I agree with some of the detractors. I wasn’t there for my camp as much as I could’ve been, admitting lugging grey water in apocalyptic heat was the hardest physical labor I’ve ever done was a pretty embarrassing window into my privileged existence. But the comments that piss me off are the ones that refer to me as “just another pretty white girl.” This means my experience isn’t valid? This means I can’t have a point of view?
Would it have made a difference if I’d divulged that I’ve spent the last year as caretaker to my very ill father? That getting to spend a week feeling alive in the desert was the antidote to our endless ER visits. And that before that I was holding space for my boyfriend when he got run over by an SUV, breaking both legs and spending months in a wheelchair. And that he and I got our Burning Man tickets as the goal on the horizon when he would walk again. And that even though we’re not together anymore, my ultimate Burn highlight was when we found each other on the playa under the moon, marveling that he could not only walk but dance and ride a bike, and we held the solar shower for each other as we took little bird baths and discussed our favorite art installations.
If I’d shared all that, would it have made a difference?
Or is that just something a pretty white girl would say?
With that said, now I’ll do the only thing you really can do in life: focus on the light.
In this case: the positive feedback the article has generated. Readers who’ve shared El Guaco-esque experiences of their own, and the owner of El Guaco himself, who found me on Facebook to say El Guaco is his playa contribution because he’s an introvert and this is how he feels comfortable interacting with people.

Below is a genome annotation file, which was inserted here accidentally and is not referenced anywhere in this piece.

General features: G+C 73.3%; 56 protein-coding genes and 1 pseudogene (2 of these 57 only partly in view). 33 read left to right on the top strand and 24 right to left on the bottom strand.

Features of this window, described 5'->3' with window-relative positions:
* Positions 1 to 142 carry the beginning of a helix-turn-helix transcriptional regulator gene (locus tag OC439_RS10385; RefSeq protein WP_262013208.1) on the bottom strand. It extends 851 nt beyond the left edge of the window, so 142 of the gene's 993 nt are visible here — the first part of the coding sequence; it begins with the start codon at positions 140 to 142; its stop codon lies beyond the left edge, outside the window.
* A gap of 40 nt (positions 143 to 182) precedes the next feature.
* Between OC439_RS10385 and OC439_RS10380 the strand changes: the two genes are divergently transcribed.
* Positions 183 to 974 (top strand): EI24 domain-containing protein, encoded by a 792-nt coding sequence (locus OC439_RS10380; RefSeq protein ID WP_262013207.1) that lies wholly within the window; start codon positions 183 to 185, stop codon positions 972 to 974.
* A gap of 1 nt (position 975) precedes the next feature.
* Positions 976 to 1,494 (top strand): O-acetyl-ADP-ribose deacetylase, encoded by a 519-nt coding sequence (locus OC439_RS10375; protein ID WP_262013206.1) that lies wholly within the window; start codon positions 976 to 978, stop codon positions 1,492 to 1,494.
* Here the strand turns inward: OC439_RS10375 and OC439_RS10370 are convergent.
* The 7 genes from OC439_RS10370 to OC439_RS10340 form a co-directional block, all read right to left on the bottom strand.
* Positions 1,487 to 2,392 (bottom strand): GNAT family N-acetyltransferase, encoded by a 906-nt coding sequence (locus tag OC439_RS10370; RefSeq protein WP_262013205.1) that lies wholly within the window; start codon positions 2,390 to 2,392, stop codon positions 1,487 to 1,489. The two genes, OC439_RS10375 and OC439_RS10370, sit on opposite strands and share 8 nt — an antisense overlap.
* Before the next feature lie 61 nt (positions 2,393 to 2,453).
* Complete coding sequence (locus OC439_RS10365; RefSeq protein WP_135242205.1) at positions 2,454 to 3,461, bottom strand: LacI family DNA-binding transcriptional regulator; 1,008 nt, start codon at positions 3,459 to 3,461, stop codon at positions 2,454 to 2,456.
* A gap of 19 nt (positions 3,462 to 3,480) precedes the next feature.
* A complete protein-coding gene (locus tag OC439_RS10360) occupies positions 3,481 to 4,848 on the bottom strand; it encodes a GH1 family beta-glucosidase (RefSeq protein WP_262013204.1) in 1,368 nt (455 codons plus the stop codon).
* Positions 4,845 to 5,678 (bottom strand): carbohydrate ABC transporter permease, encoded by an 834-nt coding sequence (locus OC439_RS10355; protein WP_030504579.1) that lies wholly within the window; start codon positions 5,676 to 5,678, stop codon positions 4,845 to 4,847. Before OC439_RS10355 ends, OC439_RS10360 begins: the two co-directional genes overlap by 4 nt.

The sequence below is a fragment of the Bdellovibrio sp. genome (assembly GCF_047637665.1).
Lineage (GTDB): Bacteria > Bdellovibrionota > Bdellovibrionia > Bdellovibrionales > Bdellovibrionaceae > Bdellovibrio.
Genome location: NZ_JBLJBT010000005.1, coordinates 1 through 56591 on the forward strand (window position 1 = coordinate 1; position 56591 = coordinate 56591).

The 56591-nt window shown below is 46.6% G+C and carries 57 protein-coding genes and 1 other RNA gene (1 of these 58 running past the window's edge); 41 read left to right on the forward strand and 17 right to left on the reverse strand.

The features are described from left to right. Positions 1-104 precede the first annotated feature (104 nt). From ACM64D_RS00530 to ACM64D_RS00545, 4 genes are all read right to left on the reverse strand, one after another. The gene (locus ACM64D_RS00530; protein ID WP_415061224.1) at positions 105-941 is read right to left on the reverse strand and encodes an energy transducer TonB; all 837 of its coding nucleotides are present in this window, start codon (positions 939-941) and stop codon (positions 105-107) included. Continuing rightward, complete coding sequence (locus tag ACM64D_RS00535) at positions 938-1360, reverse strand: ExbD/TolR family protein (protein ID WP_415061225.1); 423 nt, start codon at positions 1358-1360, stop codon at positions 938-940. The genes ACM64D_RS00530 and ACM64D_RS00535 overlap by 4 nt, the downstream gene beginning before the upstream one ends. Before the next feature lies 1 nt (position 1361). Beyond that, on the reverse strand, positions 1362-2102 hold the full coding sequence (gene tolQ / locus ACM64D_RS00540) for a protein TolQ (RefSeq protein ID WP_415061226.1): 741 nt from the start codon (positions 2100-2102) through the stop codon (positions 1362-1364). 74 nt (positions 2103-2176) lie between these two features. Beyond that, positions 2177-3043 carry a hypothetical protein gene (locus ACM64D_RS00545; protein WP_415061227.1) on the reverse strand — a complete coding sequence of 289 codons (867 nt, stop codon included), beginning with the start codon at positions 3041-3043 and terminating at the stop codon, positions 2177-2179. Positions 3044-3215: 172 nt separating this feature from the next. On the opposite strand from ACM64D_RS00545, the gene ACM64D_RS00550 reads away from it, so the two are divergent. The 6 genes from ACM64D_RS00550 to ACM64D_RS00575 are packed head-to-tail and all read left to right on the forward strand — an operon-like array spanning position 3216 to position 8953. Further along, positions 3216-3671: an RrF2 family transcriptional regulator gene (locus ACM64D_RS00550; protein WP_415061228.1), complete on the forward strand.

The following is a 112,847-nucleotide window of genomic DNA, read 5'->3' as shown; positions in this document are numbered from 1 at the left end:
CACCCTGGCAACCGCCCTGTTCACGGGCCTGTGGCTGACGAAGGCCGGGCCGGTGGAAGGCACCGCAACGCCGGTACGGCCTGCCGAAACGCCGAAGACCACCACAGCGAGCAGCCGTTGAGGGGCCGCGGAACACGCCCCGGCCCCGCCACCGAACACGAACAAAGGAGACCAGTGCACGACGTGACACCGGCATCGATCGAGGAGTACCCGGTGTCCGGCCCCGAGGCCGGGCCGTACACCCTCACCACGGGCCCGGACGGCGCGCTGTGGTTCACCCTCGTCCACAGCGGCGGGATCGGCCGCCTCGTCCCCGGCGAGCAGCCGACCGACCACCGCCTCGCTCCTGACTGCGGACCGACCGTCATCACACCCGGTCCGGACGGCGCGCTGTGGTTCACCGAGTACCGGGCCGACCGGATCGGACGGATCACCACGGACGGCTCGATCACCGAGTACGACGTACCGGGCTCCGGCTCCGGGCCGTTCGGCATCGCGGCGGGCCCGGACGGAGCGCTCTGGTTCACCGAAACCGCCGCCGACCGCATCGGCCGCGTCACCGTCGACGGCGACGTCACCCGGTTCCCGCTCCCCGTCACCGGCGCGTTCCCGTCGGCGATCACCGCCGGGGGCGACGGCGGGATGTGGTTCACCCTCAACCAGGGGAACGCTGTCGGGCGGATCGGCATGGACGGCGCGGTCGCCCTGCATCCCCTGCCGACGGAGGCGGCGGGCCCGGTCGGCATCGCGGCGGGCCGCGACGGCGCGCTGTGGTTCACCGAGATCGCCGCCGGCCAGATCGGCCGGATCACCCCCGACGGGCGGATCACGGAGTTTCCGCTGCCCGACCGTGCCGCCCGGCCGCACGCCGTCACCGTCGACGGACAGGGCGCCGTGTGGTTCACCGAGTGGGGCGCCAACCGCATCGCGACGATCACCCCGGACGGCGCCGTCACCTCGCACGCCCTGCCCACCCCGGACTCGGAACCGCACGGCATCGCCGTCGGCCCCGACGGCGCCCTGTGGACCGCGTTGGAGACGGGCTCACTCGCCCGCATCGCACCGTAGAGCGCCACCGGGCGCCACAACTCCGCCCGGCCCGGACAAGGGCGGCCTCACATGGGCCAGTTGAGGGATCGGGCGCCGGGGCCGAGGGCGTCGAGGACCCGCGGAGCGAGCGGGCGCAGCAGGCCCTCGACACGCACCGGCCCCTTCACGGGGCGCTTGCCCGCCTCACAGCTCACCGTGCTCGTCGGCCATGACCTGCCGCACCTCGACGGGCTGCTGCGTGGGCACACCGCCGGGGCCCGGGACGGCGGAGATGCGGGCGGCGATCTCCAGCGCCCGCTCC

Some other things I need to say:
–My heart is heavy for the man who ran into the fire, for his family, for those who witnessed it. I didn’t address this in the article because I wanted to gently shine a light on all the other aspects of the experience. I don’t have anything poetic to say about it, just had to acknowledge it.
–I love bike culture at Burning Man. It’s such a return to childhood, riding around with your friends, your bike posse. It’s the perfect example of the duality out there, hedonistic activities happening simultaneously as you get in touch with your inner child.
–Something needs to be said about baby wipes at Burning Man. They are a gift from heaven. That’s all.
–To save face, I know I should write more about my previous Burns, in response to the commenters who wrote that it’s sad I’d been 4 times and was still such a “spectator.” But that’s another article for another time. And I’m pretty ready to be done with Burning Man for the year.
The last thing I want to say is I’ve had haters before. I wrote a sex column for a semester in college that was so divisive I got both applauded by my First Amendment and Society professor, and nearly kicked out of school. Being the center of such turmoil was thrilling, and embarrassing. It was right after my mom’s death and I was in a very “fuck it” place in my life. I’d be lying if I said the backlash didn’t affect me deeply. I wanted to hide for the entire year following. What’s changed in ten years? Then I was writing for shock affect, this time I was authentically expressing myself and my experience. I think I just have a somewhat salacious way of moving through life. I’ve also had ten years of rejection and disappointment to get me primed.
Okay, controversy. Okay, Burning Man. I’ve said all I can say. I’m done. For the year. Or longer. Or not.